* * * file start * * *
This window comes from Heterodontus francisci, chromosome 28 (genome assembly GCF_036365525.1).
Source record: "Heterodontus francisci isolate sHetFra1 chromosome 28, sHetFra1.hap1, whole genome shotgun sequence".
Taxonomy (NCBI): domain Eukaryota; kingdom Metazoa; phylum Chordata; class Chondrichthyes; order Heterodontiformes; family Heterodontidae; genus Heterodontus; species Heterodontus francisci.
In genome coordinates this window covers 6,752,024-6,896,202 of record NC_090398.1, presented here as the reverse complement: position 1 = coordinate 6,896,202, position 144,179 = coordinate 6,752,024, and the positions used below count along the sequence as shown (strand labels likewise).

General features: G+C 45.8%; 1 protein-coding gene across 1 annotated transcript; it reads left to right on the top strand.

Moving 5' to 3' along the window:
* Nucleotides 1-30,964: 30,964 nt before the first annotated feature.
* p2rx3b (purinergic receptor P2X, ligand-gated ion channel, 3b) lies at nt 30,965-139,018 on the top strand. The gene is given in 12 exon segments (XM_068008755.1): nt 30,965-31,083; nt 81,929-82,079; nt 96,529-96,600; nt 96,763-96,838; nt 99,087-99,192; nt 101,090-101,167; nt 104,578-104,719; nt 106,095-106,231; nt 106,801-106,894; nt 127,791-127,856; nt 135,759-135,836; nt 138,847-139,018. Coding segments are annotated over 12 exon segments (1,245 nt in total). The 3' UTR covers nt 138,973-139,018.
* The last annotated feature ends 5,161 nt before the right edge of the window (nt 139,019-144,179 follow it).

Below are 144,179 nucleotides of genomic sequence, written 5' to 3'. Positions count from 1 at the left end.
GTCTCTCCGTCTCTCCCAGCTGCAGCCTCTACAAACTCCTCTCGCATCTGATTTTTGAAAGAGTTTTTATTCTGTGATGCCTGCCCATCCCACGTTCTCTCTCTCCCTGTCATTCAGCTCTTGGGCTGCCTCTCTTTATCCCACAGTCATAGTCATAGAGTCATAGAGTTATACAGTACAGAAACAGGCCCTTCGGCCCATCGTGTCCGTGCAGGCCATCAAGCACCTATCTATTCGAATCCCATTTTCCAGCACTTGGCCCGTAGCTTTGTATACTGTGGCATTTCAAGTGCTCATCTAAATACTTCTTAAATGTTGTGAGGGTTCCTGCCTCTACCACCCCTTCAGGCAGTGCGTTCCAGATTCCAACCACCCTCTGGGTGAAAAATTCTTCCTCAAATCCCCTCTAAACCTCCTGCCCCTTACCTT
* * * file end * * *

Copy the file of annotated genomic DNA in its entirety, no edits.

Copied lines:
This window comes from Heterodontus francisci, chromosome 28 (genome assembly GCF_036365525.1).
Source record: "Heterodontus francisci isolate sHetFra1 chromosome 28, sHetFra1.hap1, whole genome shotgun sequence".
Taxonomy (NCBI): domain Eukaryota; kingdom Metazoa; phylum Chordata; class Chondrichthyes; order Heterodontiformes; family Heterodontidae; genus Heterodontus; species Heterodontus francisci.
In genome coordinates this window covers 6,752,024-6,896,202 of record NC_090398.1, presented here as the reverse complement: position 1 = coordinate 6,896,202, position 144,179 = coordinate 6,752,024, and the positions used below count along the sequence as shown (strand labels likewise).

General features: G+C 45.8%; 1 protein-coding gene across 1 annotated transcript; it reads left to right on the top strand.

Moving 5' to 3' along the window:
* Nucleotides 1-30,964: 30,964 nt before the first annotated feature.
* p2rx3b (purinergic receptor P2X, ligand-gated ion channel, 3b) lies at nt 30,965-139,018 on the top strand. The gene is given in 12 exon segments (XM_068008755.1): nt 30,965-31,083; nt 81,929-82,079; nt 96,529-96,600; nt 96,763-96,838; nt 99,087-99,192; nt 101,090-101,167; nt 104,578-104,719; nt 106,095-106,231; nt 106,801-106,894; nt 127,791-127,856; nt 135,759-135,836; nt 138,847-139,018. Coding segments are annotated over 12 exon segments (1,245 nt in total). The 3' UTR covers nt 138,973-139,018.
* The last annotated feature ends 5,161 nt before the right edge of the window (nt 139,019-144,179 follow it).

Below are 144,179 nucleotides of genomic sequence, written 5' to 3'. Positions count from 1 at the left end.
GTCTCTCCGTCTCTCCCAGCTGCAGCCTCTACAAACTCCTCTCGCATCTGATTTTTGAAAGAGTTTTTATTCTGTGATGCCTGCCCATCCCACGTTCTCTCTCTCCCTGTCATTCAGCTCTTGGGCTGCCTCTCTTTATCCCACAGTCATAGTCATAGAGTCATAGAGTTATACAGTACAGAAACAGGCCCTTCGGCCCATCGTGTCCGTGCAGGCCATCAAGCACCTATCTATTCGAATCCCATTTTCCAGCACTTGGCCCGTAGCTTTGTATACTGTGGCATTTCAAGTGCTCATCTAAATACTTCTTAAATGTTGTGAGGGTTCCTGCCTCTACCACCCCTTCAGGCAGTGCGTTCCAGATTCCAACCACCCTCTGGGTGAAAAATTCTTCCTCAAATCCCCTCTAAACCTCCTGCCCCTTACCTT